Lords debate heats up
Nick Clegg has urged MPs to back the Government's plans for reform of the House of Lords following reports that 100 rebel Conservatives have signed a letter opposing the proposals.
The Deputy Prime Minister was heckled by Tory MPs today as he insisted that change was needed to fix a "flawed institution".
The plans are coming under scrutiny in the House of Commons, ahead of tomorrow's key vote on the timetabling of the bill.
Speaking in the Commons, Mr Clegg said: "Nobody doubts the commitment and public service of many members of the House of Lords. But dedicated individuals cannot compensate for flawed institutions. And this bill is about fixing a flawed institution."
But a number of Tory MPs spoke out against the reforms in the Commons today, including Eleanor Laing.
She said: "We face the possibility that we might not be able to fully examine the bill here in the House of Commons because of a narrow timetable motion. And at the same time the Government is afraid of a referendum, afraid to ask the people.
"No constitutional convention, no referendum, no proper scrutiny in here. That... is not democracy"
Graham Brady also urged MPs to oppose the "appalling bill", which he said would lead to a "bizarre and opaque arrangement" for the second chamber.
Labour is backing a second reading of the bill, but will join up to 110 Tory backbenchers in opposing the programme motion limiting the amount of Commons time allocated to the bill.
In their letter, Tory backbenchers including Ms Laing, Christopher Chope, Zac Goldsmith, Penny Mordaunt, Peter Lilley, Jesse Norman and Priti Patel suggested they were preparing to vote against a motion to cut the Commons debate on the legislation to 10 days.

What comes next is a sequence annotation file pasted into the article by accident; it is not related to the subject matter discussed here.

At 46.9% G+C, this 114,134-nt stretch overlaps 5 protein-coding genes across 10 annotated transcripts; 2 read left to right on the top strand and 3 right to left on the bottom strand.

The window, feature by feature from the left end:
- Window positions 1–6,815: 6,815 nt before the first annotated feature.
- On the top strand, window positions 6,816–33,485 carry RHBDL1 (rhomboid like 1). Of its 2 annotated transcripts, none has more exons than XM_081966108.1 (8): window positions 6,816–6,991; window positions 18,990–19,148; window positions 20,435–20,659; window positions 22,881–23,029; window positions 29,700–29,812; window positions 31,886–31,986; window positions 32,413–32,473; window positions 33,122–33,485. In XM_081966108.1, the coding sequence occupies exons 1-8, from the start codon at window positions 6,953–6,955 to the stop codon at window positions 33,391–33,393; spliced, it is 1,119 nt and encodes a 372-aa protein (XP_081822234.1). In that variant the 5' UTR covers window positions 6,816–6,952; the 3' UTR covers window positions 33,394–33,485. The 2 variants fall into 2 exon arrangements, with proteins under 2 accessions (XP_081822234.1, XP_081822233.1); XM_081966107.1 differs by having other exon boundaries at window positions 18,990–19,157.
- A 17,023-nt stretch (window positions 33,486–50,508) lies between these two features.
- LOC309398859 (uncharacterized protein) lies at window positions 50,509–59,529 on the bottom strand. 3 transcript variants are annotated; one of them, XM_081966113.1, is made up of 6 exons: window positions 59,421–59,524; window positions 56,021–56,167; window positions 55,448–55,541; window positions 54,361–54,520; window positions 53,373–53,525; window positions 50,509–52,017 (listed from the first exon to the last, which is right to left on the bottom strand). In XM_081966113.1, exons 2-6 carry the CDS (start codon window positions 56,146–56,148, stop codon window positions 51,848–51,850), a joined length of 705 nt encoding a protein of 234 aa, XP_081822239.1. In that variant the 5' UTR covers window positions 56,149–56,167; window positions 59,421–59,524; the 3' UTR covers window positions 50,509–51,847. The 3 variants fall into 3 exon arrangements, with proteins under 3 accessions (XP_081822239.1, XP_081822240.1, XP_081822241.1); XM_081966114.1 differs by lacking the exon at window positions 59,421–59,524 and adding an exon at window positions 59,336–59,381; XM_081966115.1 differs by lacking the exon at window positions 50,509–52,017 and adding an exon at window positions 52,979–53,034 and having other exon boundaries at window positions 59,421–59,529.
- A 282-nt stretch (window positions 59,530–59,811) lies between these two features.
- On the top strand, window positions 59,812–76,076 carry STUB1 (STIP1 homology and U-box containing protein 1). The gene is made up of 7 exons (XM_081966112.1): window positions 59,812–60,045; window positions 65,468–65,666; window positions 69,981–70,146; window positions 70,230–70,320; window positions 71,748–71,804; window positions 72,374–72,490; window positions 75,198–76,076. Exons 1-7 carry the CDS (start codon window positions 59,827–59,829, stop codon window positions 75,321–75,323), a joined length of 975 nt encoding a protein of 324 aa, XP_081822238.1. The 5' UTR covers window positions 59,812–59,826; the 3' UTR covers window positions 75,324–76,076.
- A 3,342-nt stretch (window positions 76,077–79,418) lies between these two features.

Asked today whether any members of the Government failing to support the plans in the Commons would lose their jobs, the Prime Minister Official Spokesman said: "Let's wait and see what happens."
Among those Tory MPs oppositing the plans are Nicholas Soames, who has rebelled against the party only once before in his 29 years as an MP. Mr Soames has said that he is "appalled at the constitutional catastrophe" of the reforms.
Meanwhile Penny Mordaunt told Radio 4 the bill is a "dog's breakfast".
But Vince Cable hit back at criticism of the reforms, telling Sky News: "We’ve all agreed it’s got to be a predominantly elected chamber. There is genuine argument around detail, and it’s important that those details are got right, but there is absolutely no reason to argue that this causes fundamental problems for the Coalition. Indeed, all three parties should be working together on this.”
This morning the BBC's Norman Smith reported that would-be Conservative rebels who opposed the plan were being told to vote against the second reading of the Bill rather than the the programme motion.
Former speaker of the House of Commons Baroness Boothroyd today told Today on Radio 4 she wished the rebels "good luck", calling Coalition moves "blackmail".